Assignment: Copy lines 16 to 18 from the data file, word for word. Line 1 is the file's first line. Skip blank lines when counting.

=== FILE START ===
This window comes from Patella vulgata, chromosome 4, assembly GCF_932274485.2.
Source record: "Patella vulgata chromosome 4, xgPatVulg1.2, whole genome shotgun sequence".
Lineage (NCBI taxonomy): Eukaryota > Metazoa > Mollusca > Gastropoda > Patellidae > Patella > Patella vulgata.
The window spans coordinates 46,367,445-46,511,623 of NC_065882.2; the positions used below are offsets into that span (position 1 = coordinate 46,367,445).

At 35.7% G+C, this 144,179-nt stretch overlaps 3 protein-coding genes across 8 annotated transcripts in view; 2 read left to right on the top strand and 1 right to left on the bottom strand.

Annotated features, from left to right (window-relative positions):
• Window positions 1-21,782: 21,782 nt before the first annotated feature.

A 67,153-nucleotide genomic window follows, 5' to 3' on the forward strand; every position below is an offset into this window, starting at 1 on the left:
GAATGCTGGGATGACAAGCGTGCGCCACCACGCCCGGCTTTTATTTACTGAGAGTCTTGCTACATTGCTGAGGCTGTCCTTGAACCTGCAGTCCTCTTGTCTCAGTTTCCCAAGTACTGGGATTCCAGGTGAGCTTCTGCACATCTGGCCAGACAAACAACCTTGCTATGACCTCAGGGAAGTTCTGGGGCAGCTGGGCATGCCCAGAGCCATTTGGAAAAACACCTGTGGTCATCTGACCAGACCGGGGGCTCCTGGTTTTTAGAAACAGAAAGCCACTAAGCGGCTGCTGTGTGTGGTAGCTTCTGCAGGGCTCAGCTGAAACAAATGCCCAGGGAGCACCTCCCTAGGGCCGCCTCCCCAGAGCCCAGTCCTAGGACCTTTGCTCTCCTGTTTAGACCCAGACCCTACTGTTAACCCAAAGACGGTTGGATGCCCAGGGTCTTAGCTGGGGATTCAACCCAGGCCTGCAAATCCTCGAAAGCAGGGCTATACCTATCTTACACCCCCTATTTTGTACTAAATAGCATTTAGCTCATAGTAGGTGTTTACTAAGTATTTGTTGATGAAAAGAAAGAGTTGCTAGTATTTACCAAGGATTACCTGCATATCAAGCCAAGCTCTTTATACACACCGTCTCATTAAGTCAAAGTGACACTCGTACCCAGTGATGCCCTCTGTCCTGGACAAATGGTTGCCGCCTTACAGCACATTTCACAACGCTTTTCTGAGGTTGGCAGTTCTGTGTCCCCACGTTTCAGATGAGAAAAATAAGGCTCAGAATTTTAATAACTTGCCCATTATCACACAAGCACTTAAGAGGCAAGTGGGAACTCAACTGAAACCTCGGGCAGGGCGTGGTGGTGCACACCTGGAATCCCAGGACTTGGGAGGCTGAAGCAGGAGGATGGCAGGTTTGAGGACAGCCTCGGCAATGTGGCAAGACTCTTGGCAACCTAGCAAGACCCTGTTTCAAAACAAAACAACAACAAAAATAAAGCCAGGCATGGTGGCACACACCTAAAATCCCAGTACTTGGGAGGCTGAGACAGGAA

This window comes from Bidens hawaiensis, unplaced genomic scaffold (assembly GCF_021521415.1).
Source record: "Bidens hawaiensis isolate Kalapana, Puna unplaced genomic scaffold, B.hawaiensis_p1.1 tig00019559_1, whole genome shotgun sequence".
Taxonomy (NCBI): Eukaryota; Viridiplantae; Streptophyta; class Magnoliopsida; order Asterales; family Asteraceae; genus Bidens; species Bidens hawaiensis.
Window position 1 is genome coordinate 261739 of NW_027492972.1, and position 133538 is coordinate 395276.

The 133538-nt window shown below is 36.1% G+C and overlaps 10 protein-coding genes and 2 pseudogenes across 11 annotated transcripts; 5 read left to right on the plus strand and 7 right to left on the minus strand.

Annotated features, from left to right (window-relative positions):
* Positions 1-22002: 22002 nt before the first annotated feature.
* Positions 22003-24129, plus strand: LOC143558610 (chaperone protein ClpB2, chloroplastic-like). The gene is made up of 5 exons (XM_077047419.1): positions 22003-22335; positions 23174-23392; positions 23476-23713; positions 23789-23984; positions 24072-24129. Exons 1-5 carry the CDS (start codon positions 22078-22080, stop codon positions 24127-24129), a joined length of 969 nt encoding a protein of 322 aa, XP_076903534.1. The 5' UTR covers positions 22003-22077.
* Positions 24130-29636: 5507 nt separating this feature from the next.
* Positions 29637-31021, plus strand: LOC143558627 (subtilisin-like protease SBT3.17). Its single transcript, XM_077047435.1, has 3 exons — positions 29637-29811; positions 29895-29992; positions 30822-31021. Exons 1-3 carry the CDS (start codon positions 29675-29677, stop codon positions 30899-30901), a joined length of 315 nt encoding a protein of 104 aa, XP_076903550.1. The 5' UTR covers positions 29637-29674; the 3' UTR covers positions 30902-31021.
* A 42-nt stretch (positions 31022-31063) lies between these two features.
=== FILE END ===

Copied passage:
* Positions 1-22002: 22002 nt before the first annotated feature.
* Positions 22003-24129, plus strand: LOC143558610 (chaperone protein ClpB2, chloroplastic-like). The gene is made up of 5 exons (XM_077047419.1): positions 22003-22335; positions 23174-23392; positions 23476-23713; positions 23789-23984; positions 24072-24129. Exons 1-5 carry the CDS (start codon positions 22078-22080, stop codon positions 24127-24129), a joined length of 969 nt encoding a protein of 322 aa, XP_076903534.1. The 5' UTR covers positions 22003-22077.
* Positions 24130-29636: 5507 nt separating this feature from the next.